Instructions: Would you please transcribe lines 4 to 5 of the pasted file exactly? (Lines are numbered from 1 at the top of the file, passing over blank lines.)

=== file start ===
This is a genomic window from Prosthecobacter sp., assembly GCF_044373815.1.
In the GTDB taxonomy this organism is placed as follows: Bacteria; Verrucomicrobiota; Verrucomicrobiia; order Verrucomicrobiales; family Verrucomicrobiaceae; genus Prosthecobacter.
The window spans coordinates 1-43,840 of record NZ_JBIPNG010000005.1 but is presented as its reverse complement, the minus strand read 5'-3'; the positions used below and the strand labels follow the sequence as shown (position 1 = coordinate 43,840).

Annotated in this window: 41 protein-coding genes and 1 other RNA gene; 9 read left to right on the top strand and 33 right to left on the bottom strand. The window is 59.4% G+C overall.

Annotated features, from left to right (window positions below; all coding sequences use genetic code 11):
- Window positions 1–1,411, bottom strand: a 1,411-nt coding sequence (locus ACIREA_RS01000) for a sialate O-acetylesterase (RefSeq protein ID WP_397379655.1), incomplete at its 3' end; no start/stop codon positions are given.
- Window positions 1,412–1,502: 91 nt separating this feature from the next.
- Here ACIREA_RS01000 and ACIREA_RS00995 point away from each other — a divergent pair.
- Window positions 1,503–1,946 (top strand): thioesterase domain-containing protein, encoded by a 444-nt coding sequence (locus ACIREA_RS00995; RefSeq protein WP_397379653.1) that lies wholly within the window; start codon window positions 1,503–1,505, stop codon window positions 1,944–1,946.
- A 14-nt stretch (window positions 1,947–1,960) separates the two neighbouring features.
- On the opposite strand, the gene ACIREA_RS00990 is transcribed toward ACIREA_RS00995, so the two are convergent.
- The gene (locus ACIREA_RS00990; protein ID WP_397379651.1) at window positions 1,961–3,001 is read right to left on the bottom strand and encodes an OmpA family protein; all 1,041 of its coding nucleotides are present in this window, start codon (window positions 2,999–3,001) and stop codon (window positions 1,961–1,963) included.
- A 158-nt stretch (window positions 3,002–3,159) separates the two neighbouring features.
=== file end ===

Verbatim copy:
Annotated in this window: 41 protein-coding genes and 1 other RNA gene; 9 read left to right on the top strand and 33 right to left on the bottom strand. The window is 59.4% G+C overall.

Annotated features, from left to right (window positions below; all coding sequences use genetic code 11):